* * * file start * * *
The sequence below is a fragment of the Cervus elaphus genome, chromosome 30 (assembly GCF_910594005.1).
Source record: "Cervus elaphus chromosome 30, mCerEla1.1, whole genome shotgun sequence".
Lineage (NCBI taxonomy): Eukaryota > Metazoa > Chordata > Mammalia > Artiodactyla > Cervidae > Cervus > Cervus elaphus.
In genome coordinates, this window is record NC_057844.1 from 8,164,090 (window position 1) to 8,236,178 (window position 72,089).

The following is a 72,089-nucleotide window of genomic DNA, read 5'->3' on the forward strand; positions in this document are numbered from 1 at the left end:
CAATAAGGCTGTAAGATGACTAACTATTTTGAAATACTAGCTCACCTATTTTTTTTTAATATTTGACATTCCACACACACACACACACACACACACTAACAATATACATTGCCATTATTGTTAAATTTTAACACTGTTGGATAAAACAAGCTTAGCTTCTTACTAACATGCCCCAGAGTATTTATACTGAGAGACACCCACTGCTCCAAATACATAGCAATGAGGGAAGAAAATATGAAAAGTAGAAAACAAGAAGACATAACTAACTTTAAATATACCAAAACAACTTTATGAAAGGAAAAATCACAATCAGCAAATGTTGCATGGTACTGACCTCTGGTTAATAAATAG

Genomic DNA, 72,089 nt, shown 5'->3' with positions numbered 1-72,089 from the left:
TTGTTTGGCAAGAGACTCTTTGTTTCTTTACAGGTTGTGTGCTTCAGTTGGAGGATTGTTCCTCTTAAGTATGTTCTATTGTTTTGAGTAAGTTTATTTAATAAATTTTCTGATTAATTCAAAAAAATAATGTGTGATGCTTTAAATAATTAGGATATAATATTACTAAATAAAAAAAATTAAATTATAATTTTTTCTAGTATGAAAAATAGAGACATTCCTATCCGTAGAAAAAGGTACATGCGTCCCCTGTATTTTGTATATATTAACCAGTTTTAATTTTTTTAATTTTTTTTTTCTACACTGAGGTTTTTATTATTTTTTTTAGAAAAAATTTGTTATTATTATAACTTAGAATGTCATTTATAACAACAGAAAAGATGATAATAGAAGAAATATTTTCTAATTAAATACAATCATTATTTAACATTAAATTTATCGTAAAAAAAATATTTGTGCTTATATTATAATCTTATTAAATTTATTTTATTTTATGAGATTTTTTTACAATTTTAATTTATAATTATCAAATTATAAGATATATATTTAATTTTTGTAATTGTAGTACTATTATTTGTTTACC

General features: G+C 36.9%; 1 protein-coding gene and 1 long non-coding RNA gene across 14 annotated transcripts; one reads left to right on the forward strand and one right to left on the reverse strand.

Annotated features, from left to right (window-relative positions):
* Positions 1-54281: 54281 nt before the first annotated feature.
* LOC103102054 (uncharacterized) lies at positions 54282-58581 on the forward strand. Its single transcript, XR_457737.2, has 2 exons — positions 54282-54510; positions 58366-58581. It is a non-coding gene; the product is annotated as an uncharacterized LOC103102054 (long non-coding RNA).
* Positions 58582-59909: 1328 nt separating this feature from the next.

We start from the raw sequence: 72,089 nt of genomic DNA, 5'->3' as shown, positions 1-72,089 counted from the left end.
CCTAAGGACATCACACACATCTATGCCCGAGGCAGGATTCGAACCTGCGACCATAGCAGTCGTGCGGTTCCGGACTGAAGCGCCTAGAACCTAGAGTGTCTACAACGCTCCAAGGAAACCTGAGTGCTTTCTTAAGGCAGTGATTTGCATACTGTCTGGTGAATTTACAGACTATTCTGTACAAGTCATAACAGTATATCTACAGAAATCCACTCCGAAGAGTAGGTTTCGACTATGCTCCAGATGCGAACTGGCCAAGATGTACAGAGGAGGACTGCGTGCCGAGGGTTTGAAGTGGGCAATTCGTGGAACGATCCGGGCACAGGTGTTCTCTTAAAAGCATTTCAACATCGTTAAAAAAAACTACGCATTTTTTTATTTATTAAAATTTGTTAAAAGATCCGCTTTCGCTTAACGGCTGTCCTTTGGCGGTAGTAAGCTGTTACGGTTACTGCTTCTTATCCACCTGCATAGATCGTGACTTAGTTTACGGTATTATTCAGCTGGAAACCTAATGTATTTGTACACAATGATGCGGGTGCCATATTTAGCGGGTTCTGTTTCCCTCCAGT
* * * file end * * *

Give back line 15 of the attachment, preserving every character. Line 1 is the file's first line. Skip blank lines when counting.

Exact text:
CCTAAGGACATCACACACATCTATGCCCGAGGCAGGATTCGAACCTGCGACCATAGCAGTCGTGCGGTTCCGGACTGAAGCGCCTAGAACCTAGAGTGTCTACAACGCTCCAAGGAAACCTGAGTGCTTTCTTAAGGCAGTGATTTGCATACTGTCTGGTGAATTTACAGACTATTCTGTACAAGTCATAACAGTATATCTACAGAAATCCACTCCGAAGAGTAGGTTTCGACTATGCTCCAGATGCGAACTGGCCAAGATGTACAGAGGAGGACTGCGTGCCGAGGGTTTGAAGTGGGCAATTCGTGGAACGATCCGGGCACAGGTGTTCTCTTAAAAGCATTTCAACATCGTTAAAAAAAACTACGCATTTTTTTATTTATTAAAATTTGTTAAAAGATCCGCTTTCGCTTAACGGCTGTCCTTTGGCGGTAGTAAGCTGTTACGGTTACTGCTTCTTATCCACCTGCATAGATCGTGACTTAGTTTACGGTATTATTCAGCTGGAAACCTAATGTATTTGTACACAATGATGCGGGTGCCATATTTAGCGGGTTCTGTTTCCCTCCAGT